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The public sector needs more commercial nous, but this is not the same as becoming a business

Wednesday July 8th, 2015

When speaking to many friends and colleagues across the public sector (and indeed often to those in the social and charitable sectors), I am increasingly finding that the word ‘commercial’ creates some very strange and generally defensive reactions.

“We are not a business.” “We are not commercial.” “We are not about profit.” “That’s for the business sector – not for us.”

John Tizard

John Tizard

These and other similar responses ring out time and time again. And on some occasions, I even find them uttered by those in the procurement profession, and the finance or legal departments.

This kind of reaction is distinctly unhelpful. The truth is that the public sector and many charities too have absolutely no other option but to develop more commercial savvy and understanding as well as commercial skills if they are going to survive let alone thrive in the contemporary world and economic context.

Now, this is not to say that the public sector should cast aside its very important public service ethos and values. I remain as committed to the latter as I have ever been and the public sector should always protect this ethos and proudly promote it. The public sector should never pursue profits at the expense of public service and accountability or of genuine public value. However, my argument is that some ‘commercial’ attitudes and skills can ensure the sustainability of the public service ethos.

Therefore, I believe that every public sector leader and senior manager has to have the following attributes – in addition to her or his professional skills, commitment to public accountability and public service ethos:

  • a community/citizen/client/user/beneficiary orientation that places these stakeholders as the most powerful voice in shaping service delivery; public services and those of charities exist for the benefit of communities, citizens, users and/or beneficiaries
  • a strategic approach including an understanding of objective setting, strategic planning, business planning and options appraisal
  • an understanding of risk; how to evaluate and best to allocate it
  • a knowledge of the costs of every activity and the opportunity costs too
  • an understanding of the impact of all activities and expenditure on them; and the impact of reductions and/or increases in expenditure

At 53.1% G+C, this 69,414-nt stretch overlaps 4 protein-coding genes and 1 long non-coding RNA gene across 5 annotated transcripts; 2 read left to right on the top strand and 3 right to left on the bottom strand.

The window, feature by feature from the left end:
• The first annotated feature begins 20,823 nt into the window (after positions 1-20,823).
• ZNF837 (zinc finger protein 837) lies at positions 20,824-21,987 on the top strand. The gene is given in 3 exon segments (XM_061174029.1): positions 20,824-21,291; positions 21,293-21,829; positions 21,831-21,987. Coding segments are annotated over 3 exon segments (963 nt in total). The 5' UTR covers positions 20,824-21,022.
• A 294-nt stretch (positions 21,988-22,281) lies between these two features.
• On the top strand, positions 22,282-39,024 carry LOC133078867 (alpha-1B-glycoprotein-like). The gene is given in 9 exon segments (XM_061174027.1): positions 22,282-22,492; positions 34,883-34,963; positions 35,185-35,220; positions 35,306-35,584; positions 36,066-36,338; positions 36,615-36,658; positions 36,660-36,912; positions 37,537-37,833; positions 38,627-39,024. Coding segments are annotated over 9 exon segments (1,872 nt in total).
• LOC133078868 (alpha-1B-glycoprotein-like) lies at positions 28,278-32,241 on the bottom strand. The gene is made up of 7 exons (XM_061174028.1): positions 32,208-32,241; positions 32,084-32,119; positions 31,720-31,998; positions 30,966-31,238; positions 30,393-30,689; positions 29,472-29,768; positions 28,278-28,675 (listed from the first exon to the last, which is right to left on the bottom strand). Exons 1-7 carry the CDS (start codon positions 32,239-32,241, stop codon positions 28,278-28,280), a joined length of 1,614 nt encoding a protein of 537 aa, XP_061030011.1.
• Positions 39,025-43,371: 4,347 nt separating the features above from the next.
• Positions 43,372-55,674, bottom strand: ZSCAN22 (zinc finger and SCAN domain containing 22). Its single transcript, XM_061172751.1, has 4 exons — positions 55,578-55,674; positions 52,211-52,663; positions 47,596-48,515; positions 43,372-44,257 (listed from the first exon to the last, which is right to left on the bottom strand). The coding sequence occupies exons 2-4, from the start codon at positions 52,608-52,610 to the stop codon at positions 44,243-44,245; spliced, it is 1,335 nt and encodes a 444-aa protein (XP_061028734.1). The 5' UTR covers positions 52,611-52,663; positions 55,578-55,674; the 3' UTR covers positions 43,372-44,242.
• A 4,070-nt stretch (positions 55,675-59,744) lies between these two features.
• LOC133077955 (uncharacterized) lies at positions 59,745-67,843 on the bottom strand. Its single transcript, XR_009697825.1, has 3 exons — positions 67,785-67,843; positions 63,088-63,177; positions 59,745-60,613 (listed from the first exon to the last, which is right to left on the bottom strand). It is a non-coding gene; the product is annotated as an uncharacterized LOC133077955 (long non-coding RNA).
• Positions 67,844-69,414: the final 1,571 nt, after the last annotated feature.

• an understanding of revenue-earning opportunities; and in trading businesses, an understanding of how to secure investment as well as the application of cash-flow management
  • the ability and desire to improve productivity to secure best outcomes
  • negotiating and contracting skills which are essential for partnership working as much as for outsourcing and the purchase of goods and supply
  • pragmatic and outcome driven procurement expertise – as opposed to cheapest is best
  • confidence to deal with others including business sector partners, suppliers  and contractors

 

I regard these as core ‘commercial’ attributes. All public sector bodies require some internal commercial expertise and capacity but all public sector leaders and managers benefit from appreciating the discipline of commercial thinking and its application. The public sector and thus the public, whose money funds such services, are therefore disadvantaged and short-served if these skills and approaches are missing and/or weak.

To be clear, this is not a call in support of outsourcing. However, in order to wish to outsource as a service delivery option, I contend that you need to apply a commercial approach to identify the reasons why you are not going to outsource, and to evaluate the alternative options such as viable ‘in-house’ provision or ‘spin-outs’ or redesign and process re-engineering. Whether to outsource or not should be a political decision informed by strategic, operational and commercial considerations.

With ever diminishing resources, the modern public sector has to make every pound of expenditure maximise its contribution to public well-being. This requires a public sector that has the right skills and mindset. Commercial acumen is one of these skills and needs to be an important element of the contemporary mindset.

Of course commercial staff no more than accountants or even economists should dominate the public sector. They should, however, add to it strength and resilience by supporting and advising professional and political leaders and senior managers. In turn, the latter need to recognise the value of greater commercial expertise whilst at the same time holding true to the interests of customers, citizens, service users, beneficiaries and communities, as well as their public service values.

Having more commercial nous, skills and capacity can enhance the public service ethos – it should never be an excuse for undermining this ethos.

 

John Tizard
Online: www.johntizard.com
Twitter: @johntizard
Linked In: John Tizard

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